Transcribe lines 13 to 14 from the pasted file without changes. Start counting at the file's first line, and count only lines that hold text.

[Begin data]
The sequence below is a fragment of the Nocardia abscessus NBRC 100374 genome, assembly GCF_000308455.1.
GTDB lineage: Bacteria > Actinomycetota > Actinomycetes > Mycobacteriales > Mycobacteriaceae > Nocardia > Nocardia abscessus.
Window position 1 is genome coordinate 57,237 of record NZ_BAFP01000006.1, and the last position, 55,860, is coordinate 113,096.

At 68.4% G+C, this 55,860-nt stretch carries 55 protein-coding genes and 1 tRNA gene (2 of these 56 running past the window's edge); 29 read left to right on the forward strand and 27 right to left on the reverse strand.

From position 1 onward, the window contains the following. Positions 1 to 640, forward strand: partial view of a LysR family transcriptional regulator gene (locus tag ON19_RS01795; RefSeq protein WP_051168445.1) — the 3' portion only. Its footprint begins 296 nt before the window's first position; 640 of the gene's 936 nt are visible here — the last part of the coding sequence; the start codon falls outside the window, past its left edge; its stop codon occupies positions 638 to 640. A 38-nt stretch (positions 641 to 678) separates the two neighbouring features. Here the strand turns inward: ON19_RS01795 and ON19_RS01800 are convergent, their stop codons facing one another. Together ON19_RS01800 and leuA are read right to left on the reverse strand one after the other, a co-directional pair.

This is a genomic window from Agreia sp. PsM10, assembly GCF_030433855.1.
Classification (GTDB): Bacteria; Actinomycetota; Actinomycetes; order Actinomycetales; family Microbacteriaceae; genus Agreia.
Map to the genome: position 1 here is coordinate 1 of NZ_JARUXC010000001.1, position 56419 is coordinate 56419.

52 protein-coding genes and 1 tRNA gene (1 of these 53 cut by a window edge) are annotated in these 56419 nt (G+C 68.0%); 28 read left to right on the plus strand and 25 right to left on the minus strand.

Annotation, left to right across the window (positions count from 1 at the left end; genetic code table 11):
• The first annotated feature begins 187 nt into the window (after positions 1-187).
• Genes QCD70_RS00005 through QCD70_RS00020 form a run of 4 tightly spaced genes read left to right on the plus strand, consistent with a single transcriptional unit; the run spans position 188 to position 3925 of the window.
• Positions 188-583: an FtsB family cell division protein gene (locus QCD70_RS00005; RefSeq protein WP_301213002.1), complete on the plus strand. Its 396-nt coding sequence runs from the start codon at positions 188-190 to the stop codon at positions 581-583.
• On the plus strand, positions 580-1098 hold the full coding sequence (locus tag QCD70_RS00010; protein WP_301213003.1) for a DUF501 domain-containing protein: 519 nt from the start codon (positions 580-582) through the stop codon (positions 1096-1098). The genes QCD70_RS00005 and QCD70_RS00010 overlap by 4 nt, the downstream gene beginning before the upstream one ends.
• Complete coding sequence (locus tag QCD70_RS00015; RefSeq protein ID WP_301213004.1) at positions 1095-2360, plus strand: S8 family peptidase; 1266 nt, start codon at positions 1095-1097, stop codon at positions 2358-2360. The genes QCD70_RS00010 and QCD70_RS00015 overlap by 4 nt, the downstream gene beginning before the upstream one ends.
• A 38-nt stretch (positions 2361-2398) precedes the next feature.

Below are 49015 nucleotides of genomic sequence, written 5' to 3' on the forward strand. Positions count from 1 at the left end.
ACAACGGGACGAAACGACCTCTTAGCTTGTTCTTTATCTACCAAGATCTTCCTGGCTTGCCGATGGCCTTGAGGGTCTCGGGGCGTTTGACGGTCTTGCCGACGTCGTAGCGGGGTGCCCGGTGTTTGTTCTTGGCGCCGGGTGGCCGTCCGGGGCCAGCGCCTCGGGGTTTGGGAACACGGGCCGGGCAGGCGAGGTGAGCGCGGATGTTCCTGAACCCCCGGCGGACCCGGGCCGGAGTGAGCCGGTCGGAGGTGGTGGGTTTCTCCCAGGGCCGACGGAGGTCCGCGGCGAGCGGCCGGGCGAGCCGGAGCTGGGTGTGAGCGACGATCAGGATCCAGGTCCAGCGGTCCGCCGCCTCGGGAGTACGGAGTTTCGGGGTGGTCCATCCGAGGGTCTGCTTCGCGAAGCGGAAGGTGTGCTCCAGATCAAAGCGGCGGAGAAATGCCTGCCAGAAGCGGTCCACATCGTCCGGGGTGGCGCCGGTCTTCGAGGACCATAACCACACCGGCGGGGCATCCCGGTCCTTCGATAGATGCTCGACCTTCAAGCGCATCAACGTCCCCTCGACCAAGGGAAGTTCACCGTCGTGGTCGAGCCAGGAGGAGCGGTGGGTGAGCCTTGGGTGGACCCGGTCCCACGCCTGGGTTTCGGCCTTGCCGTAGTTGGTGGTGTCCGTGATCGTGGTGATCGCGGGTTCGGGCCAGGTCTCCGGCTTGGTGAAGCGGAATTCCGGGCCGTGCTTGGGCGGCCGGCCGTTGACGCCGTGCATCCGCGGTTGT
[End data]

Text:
• Positions 188-583: an FtsB family cell division protein gene (locus QCD70_RS00005; RefSeq protein WP_301213002.1), complete on the plus strand. Its 396-nt coding sequence runs from the start codon at positions 188-190 to the stop codon at positions 581-583.
• On the plus strand, positions 580-1098 hold the full coding sequence (locus tag QCD70_RS00010; protein WP_301213003.1) for a DUF501 domain-containing protein: 519 nt from the start codon (positions 580-582) through the stop codon (positions 1096-1098). The genes QCD70_RS00005 and QCD70_RS00010 overlap by 4 nt, the downstream gene beginning before the upstream one ends.